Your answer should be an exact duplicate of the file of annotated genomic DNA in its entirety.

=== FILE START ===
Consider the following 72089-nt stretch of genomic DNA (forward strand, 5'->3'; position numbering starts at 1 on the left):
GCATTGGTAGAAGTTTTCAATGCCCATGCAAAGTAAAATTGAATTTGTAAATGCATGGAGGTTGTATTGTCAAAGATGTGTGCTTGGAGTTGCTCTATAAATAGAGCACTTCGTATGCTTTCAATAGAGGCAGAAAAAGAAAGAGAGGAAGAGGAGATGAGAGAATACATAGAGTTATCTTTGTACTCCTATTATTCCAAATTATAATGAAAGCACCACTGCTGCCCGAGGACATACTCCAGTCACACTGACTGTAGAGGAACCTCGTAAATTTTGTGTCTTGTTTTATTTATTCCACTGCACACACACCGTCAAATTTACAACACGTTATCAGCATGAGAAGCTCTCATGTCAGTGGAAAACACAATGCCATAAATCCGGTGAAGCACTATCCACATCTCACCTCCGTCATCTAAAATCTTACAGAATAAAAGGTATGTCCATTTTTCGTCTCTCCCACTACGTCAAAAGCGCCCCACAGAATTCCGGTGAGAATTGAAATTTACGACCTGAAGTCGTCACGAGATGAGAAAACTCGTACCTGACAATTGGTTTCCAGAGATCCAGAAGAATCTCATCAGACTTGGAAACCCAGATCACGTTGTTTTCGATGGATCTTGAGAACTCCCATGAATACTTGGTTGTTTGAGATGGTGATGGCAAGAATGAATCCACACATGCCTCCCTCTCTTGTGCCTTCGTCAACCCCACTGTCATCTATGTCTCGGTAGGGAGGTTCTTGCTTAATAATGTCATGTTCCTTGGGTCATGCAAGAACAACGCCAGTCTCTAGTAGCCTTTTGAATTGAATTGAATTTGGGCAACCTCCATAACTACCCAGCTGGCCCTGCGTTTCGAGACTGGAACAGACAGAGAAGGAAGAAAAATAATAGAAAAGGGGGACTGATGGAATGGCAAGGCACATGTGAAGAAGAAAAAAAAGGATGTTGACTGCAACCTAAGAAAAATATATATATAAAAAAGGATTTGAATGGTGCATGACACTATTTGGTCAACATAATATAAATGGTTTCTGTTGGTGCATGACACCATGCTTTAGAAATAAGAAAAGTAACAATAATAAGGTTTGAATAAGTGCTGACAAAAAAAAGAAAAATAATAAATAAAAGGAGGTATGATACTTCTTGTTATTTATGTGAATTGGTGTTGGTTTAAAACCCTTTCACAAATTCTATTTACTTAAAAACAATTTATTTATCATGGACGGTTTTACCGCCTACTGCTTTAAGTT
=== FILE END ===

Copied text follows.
Consider the following 72089-nt stretch of genomic DNA (forward strand, 5'->3'; position numbering starts at 1 on the left):
GCATTGGTAGAAGTTTTCAATGCCCATGCAAAGTAAAATTGAATTTGTAAATGCATGGAGGTTGTATTGTCAAAGATGTGTGCTTGGAGTTGCTCTATAAATAGAGCACTTCGTATGCTTTCAATAGAGGCAGAAAAAGAAAGAGAGGAAGAGGAGATGAGAGAATACATAGAGTTATCTTTGTACTCCTATTATTCCAAATTATAATGAAAGCACCACTGCTGCCCGAGGACATACTCCAGTCACACTGACTGTAGAGGAACCTCGTAAATTTTGTGTCTTGTTTTATTTATTCCACTGCACACACACCGTCAAATTTACAACACGTTATCAGCATGAGAAGCTCTCATGTCAGTGGAAAACACAATGCCATAAATCCGGTGAAGCACTATCCACATCTCACCTCCGTCATCTAAAATCTTACAGAATAAAAGGTATGTCCATTTTTCGTCTCTCCCACTACGTCAAAAGCGCCCCACAGAATTCCGGTGAGAATTGAAATTTACGACCTGAAGTCGTCACGAGATGAGAAAACTCGTACCTGACAATTGGTTTCCAGAGATCCAGAAGAATCTCATCAGACTTGGAAACCCAGATCACGTTGTTTTCGATGGATCTTGAGAACTCCCATGAATACTTGGTTGTTTGAGATGGTGATGGCAAGAATGAATCCACACATGCCTCCCTCTCTTGTGCCTTCGTCAACCCCACTGTCATCTATGTCTCGGTAGGGAGGTTCTTGCTTAATAATGTCATGTTCCTTGGGTCATGCAAGAACAACGCCAGTCTCTAGTAGCCTTTTGAATTGAATTGAATTTGGGCAACCTCCATAACTACCCAGCTGGCCCTGCGTTTCGAGACTGGAACAGACAGAGAAGGAAGAAAAATAATAGAAAAGGGGGACTGATGGAATGGCAAGGCACATGTGAAGAAGAAAAAAAAGGATGTTGACTGCAACCTAAGAAAAATATATATATAAAAAAGGATTTGAATGGTGCATGACACTATTTGGTCAACATAATATAAATGGTTTCTGTTGGTGCATGACACCATGCTTTAGAAATAAGAAAAGTAACAATAATAAGGTTTGAATAAGTGCTGACAAAAAAAAGAAAAATAATAAATAAAAGGAGGTATGATACTTCTTGTTATTTATGTGAATTGGTGTTGGTTTAAAACCCTTTCACAAATTCTATTTACTTAAAAACAATTTATTTATCATGGACGGTTTTACCGCCTACTGCTTTAAGTT